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Poorly performing companies are more likely to appoint external CEOs, McKinsey

Posted on Apr 18, 2017

When the time comes to appoint a new CEO, corporate boards face a difficult question: promote an executive from within or choose an outsider? We turned our own lens to this issue and found that the performance of outsiders and insiders differed significantly.

Externally appointed CEOs have a greater propensity to act: they were more likely to make six out of the nine strategic moves we examined. The size of the gap in frequency—in other words, the chance an external CEO would make a particular move minus the chance an internal CEO would do the same thing—was much greater for the moves external CEOs opted to make.

External CEOs almost certainly have a leg up when it comes to bold action. They are generally less encumbered by organizational politics or inertia than their internal counterparts. They may also be more likely to take an outside view of their companies. It’s no coincidence, in our view, that the strategic moves that have the largest gaps in the propensity to act include some of the most far-reaching ones: organizational redesign, for example, or geographic contraction.

Poorly performing companies are more likely to appoint external CEOs, and corporate performance tends to revert to the mean. But the TRS edge of outside hires was substantial: over their tenure, they outperformed their internally promoted counterparts by a margin of more than five to one—on average, a 2.2 percent excess TRS CAGR, compared with 0.4 percent.

Clearly, this performance differential is the result of multiple factors, and it’s important to note that new CEOs need not come from outside companies to cultivate an outsider’s mind-set—or to be successful in their role.

While our results are averages across multiple organizations and industries, they do suggest a few principles for new CEOs:

Adopt an outsider’s mind-set

On average, external hires appear to make more moves during their early years. This doesn’t mean that insiders are the wrong choice for boards. But it does suggest that it’s critical for insiders to resist legacies or relationships which might slow them down and that approaches which help insiders adopt an outsider’s mind-set have great potential.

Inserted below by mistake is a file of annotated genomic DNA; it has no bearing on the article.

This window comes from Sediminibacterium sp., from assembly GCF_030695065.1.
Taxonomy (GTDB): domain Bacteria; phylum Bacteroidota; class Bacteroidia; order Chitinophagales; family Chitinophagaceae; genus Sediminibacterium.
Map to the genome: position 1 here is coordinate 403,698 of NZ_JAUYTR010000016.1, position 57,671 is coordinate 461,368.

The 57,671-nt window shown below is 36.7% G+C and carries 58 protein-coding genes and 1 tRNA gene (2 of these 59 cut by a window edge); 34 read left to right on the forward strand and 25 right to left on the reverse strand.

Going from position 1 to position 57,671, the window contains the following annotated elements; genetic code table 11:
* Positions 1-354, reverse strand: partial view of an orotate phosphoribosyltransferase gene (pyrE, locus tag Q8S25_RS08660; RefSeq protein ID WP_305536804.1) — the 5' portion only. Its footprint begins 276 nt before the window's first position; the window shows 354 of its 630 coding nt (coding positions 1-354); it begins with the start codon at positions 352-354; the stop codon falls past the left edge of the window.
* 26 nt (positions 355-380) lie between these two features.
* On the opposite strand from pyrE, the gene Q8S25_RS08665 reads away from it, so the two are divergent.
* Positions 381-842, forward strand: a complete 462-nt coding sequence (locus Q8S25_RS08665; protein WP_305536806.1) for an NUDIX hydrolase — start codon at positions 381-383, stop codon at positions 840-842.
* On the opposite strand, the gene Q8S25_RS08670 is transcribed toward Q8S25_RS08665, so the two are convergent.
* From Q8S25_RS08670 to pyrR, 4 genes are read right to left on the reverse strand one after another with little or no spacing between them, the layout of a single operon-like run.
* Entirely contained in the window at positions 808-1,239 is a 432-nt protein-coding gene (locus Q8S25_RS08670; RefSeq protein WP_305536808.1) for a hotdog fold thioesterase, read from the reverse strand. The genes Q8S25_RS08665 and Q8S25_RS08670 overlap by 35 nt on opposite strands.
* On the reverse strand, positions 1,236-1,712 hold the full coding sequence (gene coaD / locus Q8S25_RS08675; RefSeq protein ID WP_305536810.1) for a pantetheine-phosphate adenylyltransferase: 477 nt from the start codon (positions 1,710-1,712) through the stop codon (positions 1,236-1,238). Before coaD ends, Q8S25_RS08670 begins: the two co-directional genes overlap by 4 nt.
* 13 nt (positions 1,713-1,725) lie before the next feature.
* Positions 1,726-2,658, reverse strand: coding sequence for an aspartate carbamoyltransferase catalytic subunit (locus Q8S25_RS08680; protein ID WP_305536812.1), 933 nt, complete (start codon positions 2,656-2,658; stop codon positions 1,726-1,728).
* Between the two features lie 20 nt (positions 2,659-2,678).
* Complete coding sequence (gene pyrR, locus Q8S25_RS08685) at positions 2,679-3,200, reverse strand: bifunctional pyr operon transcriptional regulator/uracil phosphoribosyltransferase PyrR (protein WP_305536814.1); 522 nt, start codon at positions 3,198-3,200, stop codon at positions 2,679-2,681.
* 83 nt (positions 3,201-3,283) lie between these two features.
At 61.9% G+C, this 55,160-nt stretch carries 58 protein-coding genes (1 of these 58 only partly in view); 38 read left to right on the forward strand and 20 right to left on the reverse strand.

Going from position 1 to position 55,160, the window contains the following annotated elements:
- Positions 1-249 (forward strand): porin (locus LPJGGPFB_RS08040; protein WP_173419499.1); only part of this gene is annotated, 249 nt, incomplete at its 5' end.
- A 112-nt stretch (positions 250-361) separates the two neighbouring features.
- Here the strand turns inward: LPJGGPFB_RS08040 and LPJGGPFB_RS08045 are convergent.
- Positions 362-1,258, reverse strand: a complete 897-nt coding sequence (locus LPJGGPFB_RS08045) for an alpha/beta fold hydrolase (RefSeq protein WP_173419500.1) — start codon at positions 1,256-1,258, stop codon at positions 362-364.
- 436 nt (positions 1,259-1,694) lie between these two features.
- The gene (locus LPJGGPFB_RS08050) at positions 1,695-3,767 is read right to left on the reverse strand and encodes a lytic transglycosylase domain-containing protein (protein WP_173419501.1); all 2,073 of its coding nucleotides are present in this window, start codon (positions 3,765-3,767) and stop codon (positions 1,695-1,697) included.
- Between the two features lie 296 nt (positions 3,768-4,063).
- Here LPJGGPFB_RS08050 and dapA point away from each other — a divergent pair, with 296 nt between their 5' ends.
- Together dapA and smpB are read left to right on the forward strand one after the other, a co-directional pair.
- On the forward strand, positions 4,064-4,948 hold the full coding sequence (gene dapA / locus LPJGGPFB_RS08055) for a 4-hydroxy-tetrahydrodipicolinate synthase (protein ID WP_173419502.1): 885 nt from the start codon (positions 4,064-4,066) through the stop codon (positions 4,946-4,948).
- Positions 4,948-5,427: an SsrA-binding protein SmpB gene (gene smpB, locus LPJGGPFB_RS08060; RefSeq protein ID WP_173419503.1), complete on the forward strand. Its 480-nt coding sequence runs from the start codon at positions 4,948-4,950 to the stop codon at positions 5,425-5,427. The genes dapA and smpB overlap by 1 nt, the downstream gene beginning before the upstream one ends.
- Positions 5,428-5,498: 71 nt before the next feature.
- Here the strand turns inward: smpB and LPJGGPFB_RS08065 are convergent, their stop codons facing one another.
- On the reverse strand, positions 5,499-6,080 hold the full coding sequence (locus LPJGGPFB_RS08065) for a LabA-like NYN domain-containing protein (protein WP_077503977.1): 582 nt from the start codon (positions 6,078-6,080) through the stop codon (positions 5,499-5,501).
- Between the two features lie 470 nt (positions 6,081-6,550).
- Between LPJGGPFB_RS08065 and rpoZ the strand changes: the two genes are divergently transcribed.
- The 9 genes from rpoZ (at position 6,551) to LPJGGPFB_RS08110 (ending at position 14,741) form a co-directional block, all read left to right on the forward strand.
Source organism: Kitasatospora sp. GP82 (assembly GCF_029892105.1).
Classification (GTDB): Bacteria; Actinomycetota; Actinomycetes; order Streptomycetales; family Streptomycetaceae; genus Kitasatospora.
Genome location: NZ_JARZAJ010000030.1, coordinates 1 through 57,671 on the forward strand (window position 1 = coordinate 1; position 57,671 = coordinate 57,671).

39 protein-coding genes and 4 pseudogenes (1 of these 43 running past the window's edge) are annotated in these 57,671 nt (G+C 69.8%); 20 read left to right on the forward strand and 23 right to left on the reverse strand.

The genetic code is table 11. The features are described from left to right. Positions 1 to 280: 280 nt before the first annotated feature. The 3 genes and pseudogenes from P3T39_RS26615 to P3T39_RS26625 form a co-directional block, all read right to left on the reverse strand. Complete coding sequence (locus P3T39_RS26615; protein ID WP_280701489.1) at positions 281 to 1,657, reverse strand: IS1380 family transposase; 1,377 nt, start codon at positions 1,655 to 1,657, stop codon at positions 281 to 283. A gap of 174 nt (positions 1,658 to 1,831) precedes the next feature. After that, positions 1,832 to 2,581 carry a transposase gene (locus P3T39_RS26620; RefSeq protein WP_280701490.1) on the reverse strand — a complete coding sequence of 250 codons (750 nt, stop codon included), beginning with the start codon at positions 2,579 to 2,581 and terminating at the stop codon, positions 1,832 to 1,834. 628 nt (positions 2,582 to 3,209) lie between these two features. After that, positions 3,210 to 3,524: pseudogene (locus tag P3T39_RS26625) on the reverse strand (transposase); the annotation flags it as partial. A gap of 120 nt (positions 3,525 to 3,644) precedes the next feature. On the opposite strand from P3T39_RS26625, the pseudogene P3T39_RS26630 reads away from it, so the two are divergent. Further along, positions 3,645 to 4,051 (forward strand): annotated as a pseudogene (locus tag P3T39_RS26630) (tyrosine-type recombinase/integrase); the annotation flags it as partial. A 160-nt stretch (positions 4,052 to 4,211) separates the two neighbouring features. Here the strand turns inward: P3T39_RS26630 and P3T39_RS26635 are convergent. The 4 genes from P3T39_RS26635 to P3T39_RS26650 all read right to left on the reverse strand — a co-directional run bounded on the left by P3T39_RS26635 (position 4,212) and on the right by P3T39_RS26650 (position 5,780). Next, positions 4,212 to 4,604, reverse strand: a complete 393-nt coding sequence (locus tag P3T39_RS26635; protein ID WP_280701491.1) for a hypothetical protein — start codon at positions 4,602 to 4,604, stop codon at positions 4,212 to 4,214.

Equally, there is value in having outsiders who can lean into the boldness that their status naturally encourages. Some executives have done so by creating new ways to assess a company’s performance objectively—for example, by taking the view of a potential acquirer or activist investor looking for weak spots that require immediate attention.

Others have reset expectations for the annual allocation of resources, changed the leadership model and executive compensation, established an innovation bank, and looked for additional ways to bring an external perspective to the heart of the leadership approach.

Don’t follow the herd

On average, new CEOs make many of the same moves, regardless of starting point. They will do better, however, by carefully considering the context of their companies and leveraging more scientific ways to assess their starting points. For instance, some new CEOs take stock of the economic-profit performance of companies relative to that of their peers and, in light of the starting position, assess the odds that potential moves will pay off.

When you’re behind, look at the whole playbook.

On average, CEOs taking the helm at underperforming companies do better when they make more major strategic moves, not fewer. That doesn’t mean they should try to do everything at once, but it does suggest a bias toward boldness and action. Plan a comprehensive set of moves that will significantly improve your company’s performance, and make sure that you aim high enough.

New CEOs take the helm with a singular opportunity to shape the companies they lead. The best ones artfully use their own transition into the CEO role to transform their companies.

But this window of opportunity doesn’t last long. On average, an inflection point arrives during year three of a CEO’s tenure. At that point, a CEO whose company is underperforming is roughly twice as likely to depart as the CEO of an outperforming one—by far the highest level at any time in a chief executive’s tenure.

During this relatively short window, fortune favours the bold.

Michael Birshan is a principal n, Thomas Meakin is an associate principal at McKinsey & Company London; Kurt Strovink is a director at McKinsey & Company New York. This is an extract from their article first published in McKinsey Quarterly April 2017. For more go to http://bit.ly/2pHGhX8